Drinking coffee and tea may protect against MS, study says

But carbonated beverages, milk, and natural fruit juices are linked to MS risk

Andrea Lobo, PhD avatar

by Andrea Lobo, PhD |

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People who drink black and green tea, coffee, and nonalcoholic beer may be significantly less likely to develop multiple sclerosis (MS), a study in Iran has found.

In contrast, consuming carbonated beverages, milk, and natural fruit juices seems to increase the chances of developing the neurodegenerative condition, according to researchers.

“The results of this study can be used to design interventional research and to change people’s lifestyles to prevent MS,” they wrote.

The study, “A case–control study of drinking beverages and the risk of multiple sclerosis in Iran,” was published in the Journal of Health, Population and Nutrition.

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Previous research on beverage consumption and MS report conflicting results

MS occurs when the immune system mistakenly attacks the myelin sheath, the protective coating around nerve fibers that helps them send electric signals more efficiently. The loss of myelin leads to the progressive degeneration of nerve fibers, resulting in a range of MS symptoms.

Several risk factors are known to contribute to MS, including genetics, history of infections, and demographic factors such as sex and race. Lifestyle habits, such as smoking and consuming a high-fat diet, are also believed to play a role in MS onset.

On the other hand, drinking alcohol and coffee seems to protect against the disease, although studies have reported conflicting results. Green tea has also shown some benefits in gait and balance in people with MS, but the impact of drinking green and black tea on MS development has never been studied.

To determine the relationship between different beverages and MS, researchers conducted a case-control study involving 146 MS patients followed at an Iranian hospital and 277 age-matched controls. Control participants were selected from the ophthalmology ward of the hospital.

The mean age of the patients was 38.5 years at the time of diagnosis, and the control participants were 37.2 years old on average. The majority of MS patients had an academic education (54.8%), compared with 34.7% of controls.

The results of this study can be used to design interventional research and to change people’s lifestyles to prevent MS.

To evaluate beverage consumption, participants completed a questionnaire with a checklist for the consumption of milk, coffee, black and green tea, natural or packaged juices, soft drinks, and nonalcoholic beer. For all beverages, except tea, the categories of consumption were “with” or “without.”

Due to the high intake of tea in Iran, consumption for black tea was classified as less than 500 g/day versus 500 g/day or higher. For green tea, the categories were less than or greater than 16 g/day.

After adjusting for potentially confounding factors, statistical analysis showed that being a woman or having a college education significantly increased the likelihood of developing MS.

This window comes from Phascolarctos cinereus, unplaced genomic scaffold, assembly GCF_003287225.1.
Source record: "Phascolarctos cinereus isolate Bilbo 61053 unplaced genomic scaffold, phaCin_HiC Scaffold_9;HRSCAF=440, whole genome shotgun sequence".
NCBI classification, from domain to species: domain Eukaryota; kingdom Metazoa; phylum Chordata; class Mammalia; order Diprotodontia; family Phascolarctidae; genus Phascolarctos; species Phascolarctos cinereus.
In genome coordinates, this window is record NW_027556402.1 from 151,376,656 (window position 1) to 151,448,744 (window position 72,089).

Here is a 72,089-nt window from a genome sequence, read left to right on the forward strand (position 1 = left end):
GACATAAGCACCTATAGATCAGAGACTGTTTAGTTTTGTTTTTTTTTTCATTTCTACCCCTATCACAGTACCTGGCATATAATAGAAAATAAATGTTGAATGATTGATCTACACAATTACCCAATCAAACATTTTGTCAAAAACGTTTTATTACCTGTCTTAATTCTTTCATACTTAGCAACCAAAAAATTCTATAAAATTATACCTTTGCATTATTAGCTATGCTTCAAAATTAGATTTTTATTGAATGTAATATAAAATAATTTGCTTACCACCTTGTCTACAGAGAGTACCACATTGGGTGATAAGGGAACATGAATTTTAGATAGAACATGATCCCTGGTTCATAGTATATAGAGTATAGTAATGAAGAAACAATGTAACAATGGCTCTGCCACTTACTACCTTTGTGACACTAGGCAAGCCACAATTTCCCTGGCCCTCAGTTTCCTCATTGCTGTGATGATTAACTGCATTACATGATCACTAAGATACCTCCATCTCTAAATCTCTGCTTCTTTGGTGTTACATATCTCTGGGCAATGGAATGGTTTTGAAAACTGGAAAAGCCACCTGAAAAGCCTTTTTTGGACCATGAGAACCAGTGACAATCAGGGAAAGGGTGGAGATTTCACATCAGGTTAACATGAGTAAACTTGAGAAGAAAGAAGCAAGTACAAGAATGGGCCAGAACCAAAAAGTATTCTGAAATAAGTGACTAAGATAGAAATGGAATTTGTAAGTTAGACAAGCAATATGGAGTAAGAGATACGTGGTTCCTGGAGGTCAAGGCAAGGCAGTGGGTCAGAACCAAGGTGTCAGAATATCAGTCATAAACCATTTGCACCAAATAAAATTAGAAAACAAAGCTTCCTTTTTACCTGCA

Also, all drinks except for packaged juices had a significant association with MS.

Consuming soft drinks had the greatest association, increasing the likelihood of developing the condition by 16.2 times. Other drinks such as milk and natural fruit juices also increased that likelihood significantly, by 5.5, and 2.5 times, respectively.

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Greatest protective effects were observed for coffee consumption

The remaining beverages all seemed to protect people from MS. Black tea, or more specifically drinking 500 g or more of it per day, reduced the likelihood of developing MS by 80%. Drinking at least 16 g a day of green tea also lowered the risk by 71%.

People who reported drinking non-alcoholic beer were 52% less likely to develop MS, but the greatest effects were observed for coffee, which lowered that likelihood by 93%.

Based on the results, participants who reported no coffee consumption were 14.5 times more likely to develop MS than those who drank coffee.

Coffee, as well as green and black tea, all contain caffeine, a stimulant of the central nervous system shown to have neuroprotective effects. Although the underlying mechanisms are not fully understood, “a beneficial effect can be observed in various organisms and conditions of chronic and autoimmune diseases,” the researchers wrote.

These beverages also contain high levels of polyphenols, which have anti-inflammatory and antioxidant properties that may reduce the activation of the immune system and protect the nervous system, the team noted.

One of the limitations of this study is that it relied on participants recalling their drinking habits, which might have affected the results. Future studies that control for these factors were suggested by the researchers.

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